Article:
University shifts course on UMore development vision
Seven years after it introduced a vision of a forward-looking, green-powered university-directed community in Empire Township, the University of Minnesota is redefining and reducing its role in the process.
On Friday the university’s board of regents approved a revised vision for its UMore Park property that calls for delays to mining in some areas, a focus on the research work currently taking place on the property and, eventually, development led by outside parties rather than the university itself.
The U of M could still reserve the right to give final approval of development plans before work begins, but vice president for finance Richard Pfutzenreuter said the new report clarifies that the university will not be involved in what he calls the vertical development of the property.
“It’s in a sense signaling that we’re going to have a more marketplace and market-sensitive view,” Phutzenreuter said. “Our vision is, we’re not going to be deciding anything ourself.”
In 2008, the school presented a vision of the project that included energy-efficient housing, on-site solar and wind-power generators and a range of public art for a community expected to draw 20,000 to 30,000 new residents. All of it was to be guided by the university as a way to put into action ideas developed in the classroom.
Last October, though, U of M president Eric Kaler asked a task force that included Pfutzenreuter and six others to review that vision and several other aspects of the UMore plan.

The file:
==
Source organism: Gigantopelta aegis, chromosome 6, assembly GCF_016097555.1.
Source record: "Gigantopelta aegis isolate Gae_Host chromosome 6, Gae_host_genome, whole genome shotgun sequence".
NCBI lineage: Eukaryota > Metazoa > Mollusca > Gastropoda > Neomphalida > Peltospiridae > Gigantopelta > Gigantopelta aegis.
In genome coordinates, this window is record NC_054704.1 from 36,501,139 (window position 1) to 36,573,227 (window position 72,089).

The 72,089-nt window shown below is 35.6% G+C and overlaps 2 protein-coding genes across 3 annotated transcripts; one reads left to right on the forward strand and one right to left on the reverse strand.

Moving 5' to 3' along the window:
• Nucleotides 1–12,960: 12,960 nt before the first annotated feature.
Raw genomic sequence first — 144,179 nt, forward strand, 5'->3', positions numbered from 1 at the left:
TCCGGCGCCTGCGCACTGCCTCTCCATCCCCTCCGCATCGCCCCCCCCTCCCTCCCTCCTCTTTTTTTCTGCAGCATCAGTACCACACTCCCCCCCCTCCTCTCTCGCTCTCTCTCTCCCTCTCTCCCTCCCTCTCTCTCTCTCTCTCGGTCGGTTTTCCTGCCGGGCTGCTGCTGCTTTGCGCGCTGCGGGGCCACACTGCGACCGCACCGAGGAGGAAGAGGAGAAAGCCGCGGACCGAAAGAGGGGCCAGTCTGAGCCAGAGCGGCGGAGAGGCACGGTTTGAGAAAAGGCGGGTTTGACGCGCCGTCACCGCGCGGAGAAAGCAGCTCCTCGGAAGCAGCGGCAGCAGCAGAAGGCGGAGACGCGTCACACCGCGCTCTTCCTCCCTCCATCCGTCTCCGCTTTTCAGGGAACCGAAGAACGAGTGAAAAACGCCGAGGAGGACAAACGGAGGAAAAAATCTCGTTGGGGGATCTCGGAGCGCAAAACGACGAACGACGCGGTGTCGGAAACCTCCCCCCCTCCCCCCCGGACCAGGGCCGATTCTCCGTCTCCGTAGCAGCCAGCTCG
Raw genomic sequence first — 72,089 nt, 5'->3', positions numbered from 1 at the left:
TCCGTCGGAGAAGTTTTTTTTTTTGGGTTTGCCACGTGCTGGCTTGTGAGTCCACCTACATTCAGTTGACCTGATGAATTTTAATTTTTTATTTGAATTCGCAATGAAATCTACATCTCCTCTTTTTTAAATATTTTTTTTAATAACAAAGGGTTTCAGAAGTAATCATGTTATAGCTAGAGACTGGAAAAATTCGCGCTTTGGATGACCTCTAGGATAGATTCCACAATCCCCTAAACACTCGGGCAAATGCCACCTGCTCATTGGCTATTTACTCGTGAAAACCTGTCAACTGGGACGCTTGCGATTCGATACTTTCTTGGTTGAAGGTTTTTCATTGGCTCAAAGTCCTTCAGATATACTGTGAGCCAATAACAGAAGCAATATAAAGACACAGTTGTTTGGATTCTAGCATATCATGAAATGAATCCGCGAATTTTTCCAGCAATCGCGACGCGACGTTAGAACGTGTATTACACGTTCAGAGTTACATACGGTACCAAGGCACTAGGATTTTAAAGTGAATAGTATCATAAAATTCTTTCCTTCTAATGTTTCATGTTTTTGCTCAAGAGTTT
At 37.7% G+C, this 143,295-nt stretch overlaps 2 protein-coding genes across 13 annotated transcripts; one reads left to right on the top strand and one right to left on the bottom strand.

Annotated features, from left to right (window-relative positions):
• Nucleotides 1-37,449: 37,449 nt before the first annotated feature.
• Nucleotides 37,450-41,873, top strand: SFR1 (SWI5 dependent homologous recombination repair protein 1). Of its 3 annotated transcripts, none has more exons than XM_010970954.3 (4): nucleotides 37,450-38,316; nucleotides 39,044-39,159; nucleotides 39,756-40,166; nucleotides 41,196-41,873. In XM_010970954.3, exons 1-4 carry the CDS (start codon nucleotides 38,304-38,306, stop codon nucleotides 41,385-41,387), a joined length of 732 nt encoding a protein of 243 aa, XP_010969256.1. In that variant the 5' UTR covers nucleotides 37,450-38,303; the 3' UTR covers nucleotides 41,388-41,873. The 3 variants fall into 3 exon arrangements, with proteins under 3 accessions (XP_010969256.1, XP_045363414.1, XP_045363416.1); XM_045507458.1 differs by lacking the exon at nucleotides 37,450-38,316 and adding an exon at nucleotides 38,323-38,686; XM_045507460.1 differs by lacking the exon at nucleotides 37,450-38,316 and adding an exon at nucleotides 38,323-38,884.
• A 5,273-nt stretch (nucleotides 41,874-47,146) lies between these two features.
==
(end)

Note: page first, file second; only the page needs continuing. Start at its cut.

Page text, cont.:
“I have become increasingly concerned about our process and plans for UMore Park and want to assure that we are proceeding in the best interest of the University,” Kaler wrote in an Oct. 14 letter to the group.
Since 2006 the university has spent $12.4 million at Umore, $3.4 million more than the revenue it has brought in.
In addition to its recommendation to let the market drive development the report recommends the university follow through on its commitment to clean up contamination on the property, and that it maximize the property’s value as a “unique and valuable resource for advancing the University’s agricultural research portfolio and mission.”
Preserving the property’s value as a research site will mean working with Dakota Aggregate to put in place a 15-year-moratorium on gravel mining in three parts of the property and a 25-year moratorium in two additional areas to allow research to continue.
While it is taking a more hands-off approach to development on the 5,000-acre UMore property, Phutzenreuter said the university will continue to work with Rosemount, Empire Township and Dakota County to make sure development there meets local standards.
“The University need not be the real estate developer to have a positive impact on the development of UMore Park,” the report reads. “If this revised vision is adopted, the University will participate in creating development standards … to insure that the end result is one that the University and community can be proud of.”
Rosemount mayor Bill Droste was at the Board of Regents hearing Friday and said he supports the university’s change to its vision.
“The reality is, you get closer to working with a developer or hiring a developer, I think they’re looking at it a little different, realizing the University of Minnesota’s core role is not development,” Droste said this week. “I think they’re beginning to get an understanding of the complexities of local government.”
Droste said he believes the coverage the project has gotten as a result of the announcement might even help the development.
“We may get some interest just from those news stories and the U making those statements,” he said.
Whatver form it takes, actual development on the UMore site is probably still years away no matter what shape it takes. Much of the property has been targeted for gravel mining.